Pistol as Impact Weapon worked; with Unintentional Discharge

By Dean WeingartenPistol Impact Weapon

Dean Weingarten
Dean Weingarten

Arizona – -(Ammoland.com)- Jerry Pierson, burglary and assault suspect

Guns are built to take punishment.  Pistols are most often dense and hard, with a convenient handle.   They make fairly good improvised impact weapons.

That is what happened in Oklahoma recently.   A home invader who is a suspect in several other burglaries in the Ardmore area, was caught in the act by James Collins and his father-in-law.

The suspect, Pierson, had a knife, and had already used it to stab the father-in-law when Collins arrived on the scene.  From kxii.com:

“I didn't know he'd been stabbed when I came out. So my first instinct was just to protect him,” said James Collins.

Police say suspect, Jerry Pierson, had a knife, and at this point, had already used it on Collin's father in law. Collin's had a gun, and used it to hit Pierson, repeatedly, but says Pierson wasn't giving up.

“No matter what I did he kept trying to get away, trying to crawl away, trying to get away, telling me he's going to kill me, stab me. I mean, he was just out of his mind, it was, it was crazy,” said Collins.

Pierson is lucky that he was not killed.  With the knife, the stabbing, and the threats, Collins would likely have been justified in shooting him.  Instead, he chose to use the pistol as an improvised club.   It could still be deadly, especially if applied to the head.   Pierson ended up in the hospital.

One problem with using a pistol as a club is that you have to get really close to the attacker.   Another is that it is not uncommon to have an unintentional discharge while using a pistol as an impact weapon.   That is what happened in this case:

Collins says he had accidentally fired a shot into the ground while hitting Pierson with the pistol.

Collins was fortunate that the shot did not hit anyone or anything that he did not wish to be hit.

It is obvious that Collins was trying to avoid having to kill Jerry Pierson.  Maybe one day, Pierson will thank him for it.  It is unlikely, but it could happen.

A commenter, LibWhacker, on freerepublic.com writes:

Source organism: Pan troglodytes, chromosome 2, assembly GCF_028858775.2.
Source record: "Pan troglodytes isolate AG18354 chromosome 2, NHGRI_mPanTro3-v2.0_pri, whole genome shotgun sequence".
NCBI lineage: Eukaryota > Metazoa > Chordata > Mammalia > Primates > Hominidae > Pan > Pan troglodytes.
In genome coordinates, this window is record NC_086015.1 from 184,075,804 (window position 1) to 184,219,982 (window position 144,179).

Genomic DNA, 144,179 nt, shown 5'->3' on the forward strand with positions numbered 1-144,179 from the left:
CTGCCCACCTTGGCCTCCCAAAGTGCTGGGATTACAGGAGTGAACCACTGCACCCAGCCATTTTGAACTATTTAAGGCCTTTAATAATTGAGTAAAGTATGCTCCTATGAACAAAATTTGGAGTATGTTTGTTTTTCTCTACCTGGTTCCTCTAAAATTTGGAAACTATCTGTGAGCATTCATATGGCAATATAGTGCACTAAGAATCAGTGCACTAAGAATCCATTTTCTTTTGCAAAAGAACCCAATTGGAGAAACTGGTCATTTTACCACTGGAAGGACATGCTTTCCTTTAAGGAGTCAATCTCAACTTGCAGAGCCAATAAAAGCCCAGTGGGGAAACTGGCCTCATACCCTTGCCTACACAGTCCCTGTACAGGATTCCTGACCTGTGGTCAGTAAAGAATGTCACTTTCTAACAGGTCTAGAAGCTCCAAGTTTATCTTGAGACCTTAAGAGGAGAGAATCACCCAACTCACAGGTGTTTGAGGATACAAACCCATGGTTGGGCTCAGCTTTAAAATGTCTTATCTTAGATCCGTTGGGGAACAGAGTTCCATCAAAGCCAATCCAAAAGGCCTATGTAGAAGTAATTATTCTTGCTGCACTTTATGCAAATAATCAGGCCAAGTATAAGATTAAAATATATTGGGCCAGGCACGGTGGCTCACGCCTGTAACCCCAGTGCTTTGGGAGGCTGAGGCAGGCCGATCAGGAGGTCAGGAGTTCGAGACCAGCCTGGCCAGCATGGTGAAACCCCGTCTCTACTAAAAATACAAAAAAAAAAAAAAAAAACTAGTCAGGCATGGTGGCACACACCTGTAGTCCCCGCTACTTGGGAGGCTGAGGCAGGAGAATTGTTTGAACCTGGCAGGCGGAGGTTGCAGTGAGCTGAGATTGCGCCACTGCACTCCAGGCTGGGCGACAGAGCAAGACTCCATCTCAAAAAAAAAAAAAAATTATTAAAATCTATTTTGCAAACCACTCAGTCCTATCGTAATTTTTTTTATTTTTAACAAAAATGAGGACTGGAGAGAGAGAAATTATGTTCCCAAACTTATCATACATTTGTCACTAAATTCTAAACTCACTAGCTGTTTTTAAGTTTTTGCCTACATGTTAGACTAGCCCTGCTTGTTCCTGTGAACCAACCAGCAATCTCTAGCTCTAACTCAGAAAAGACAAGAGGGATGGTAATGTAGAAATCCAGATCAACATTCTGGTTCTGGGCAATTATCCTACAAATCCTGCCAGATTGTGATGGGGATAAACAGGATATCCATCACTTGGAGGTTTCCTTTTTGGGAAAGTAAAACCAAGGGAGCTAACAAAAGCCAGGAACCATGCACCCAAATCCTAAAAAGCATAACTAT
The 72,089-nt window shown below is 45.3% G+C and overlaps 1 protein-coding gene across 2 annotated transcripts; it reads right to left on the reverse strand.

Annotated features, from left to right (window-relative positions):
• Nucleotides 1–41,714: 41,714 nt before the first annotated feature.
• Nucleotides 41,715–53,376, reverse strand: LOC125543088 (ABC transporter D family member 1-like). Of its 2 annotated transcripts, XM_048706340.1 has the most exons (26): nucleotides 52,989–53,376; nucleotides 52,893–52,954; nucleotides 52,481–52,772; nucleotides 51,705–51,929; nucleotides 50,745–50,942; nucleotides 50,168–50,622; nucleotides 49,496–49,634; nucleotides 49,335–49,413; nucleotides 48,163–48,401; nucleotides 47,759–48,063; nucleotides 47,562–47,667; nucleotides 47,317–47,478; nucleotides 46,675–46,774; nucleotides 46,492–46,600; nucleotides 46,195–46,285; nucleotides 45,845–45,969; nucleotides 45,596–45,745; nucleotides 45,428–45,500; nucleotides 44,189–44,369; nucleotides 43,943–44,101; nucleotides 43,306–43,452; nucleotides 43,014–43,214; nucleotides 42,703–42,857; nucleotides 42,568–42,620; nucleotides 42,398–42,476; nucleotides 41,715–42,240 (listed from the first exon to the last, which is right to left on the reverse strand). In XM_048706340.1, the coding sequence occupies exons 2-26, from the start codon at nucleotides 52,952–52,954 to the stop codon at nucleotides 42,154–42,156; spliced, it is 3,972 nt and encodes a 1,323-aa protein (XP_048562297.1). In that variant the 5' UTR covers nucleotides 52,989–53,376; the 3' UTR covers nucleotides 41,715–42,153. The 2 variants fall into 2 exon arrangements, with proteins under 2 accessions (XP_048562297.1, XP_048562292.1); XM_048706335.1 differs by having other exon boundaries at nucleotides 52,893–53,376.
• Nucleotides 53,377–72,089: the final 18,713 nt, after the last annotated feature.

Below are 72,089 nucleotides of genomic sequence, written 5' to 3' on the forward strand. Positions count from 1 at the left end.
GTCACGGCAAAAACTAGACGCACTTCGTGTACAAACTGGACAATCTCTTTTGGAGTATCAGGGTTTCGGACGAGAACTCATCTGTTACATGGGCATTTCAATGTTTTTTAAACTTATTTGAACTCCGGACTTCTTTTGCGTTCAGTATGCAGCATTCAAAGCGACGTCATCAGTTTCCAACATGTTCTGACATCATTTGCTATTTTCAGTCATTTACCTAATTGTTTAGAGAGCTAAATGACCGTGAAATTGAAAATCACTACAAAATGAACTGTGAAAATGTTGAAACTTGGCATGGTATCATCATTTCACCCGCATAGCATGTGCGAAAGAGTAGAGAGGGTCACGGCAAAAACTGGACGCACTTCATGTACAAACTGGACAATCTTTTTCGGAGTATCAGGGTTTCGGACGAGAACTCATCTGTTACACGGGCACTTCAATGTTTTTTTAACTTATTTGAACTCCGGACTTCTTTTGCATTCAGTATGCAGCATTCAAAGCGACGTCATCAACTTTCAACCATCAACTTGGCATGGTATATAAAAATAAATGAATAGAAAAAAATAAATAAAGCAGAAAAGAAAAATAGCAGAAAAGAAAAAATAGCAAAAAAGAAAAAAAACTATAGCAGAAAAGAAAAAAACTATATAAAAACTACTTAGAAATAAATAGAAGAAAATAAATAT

In my opinion, Collins is just a guy who hasn’t reconciled himself with the possible necessity of having to shoot and kill someone someday who is posing a mortal threat to him or his loved ones. That’s understandable. It probably makes him a better person than me since I don’t think I would hesitate personally, but… it could also get him killed and he should seriously consider that and get some training to help him come to grips with it.

Another, DesertRhino, added this:

And today, this guy woke up, made his coffee, and is likely having an ok day. He isn’t facing a homicide investigation, and hoping the DA sees it his way. Clearly something told him he could handle it this way and quickly had the bad guy on the run.

That really is the difference between us and the murderers. We do it when it really is unavoidable, not when we can simply justify it.

If you must use a pistol as a club, keep your finger off the trigger.
c2014 by Dean Weingarten: Permission to share is granted when this notice is included. Link to Gun Watch

About Dean Weingarten;

Dean Weingarten has been a peace officer, a military officer, was on the University of Wisconsin Pistol Team for four years, and was first certified to teach firearms safety in 1973. He taught the Arizona concealed carry course for fifteen years until the goal of constitutional carry was attained. He has degrees in meteorology and mining engineering, and recently retired from the Department of Defense after a 30 year career in Army Research, Development, Testing, and Evaluation.

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jamesMatt HarawayRDNKVanns40anonymous Recent comment authors
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Difficult decision to use lethal force, some say you have to live with ‘taking a life’,
fact is the aggressor FORFEITED his life trying to take the life of you oar your loved ones.


One shouldn’t use a pistol as a hammer. you can get a discharge even if you never touch the trigger. Guns can fire if they are dropped for pete’s sake.


Unless you’re dealing with a firearm with defective design or a very old one, no, it won’t discharge from dropping it.


Modern handguns will not fire if dropped !

Matt Haraway
Matt Haraway

Just to clarify your comment,you are wrong.As a former police officer,I had a police officer friend get up from a meal at a restaurant and his concealed weapon fell out and went off striking a couple of people in the process. This was not an old handgun either.No,the weapons should not go off but do and sometimes there is nothing found to determine why they went bang.So,in the interest of the public,making a statement such as yours that there is something wrong with the weapon may in some sense be true,everyone should treat a weapon as if they will go… Read more »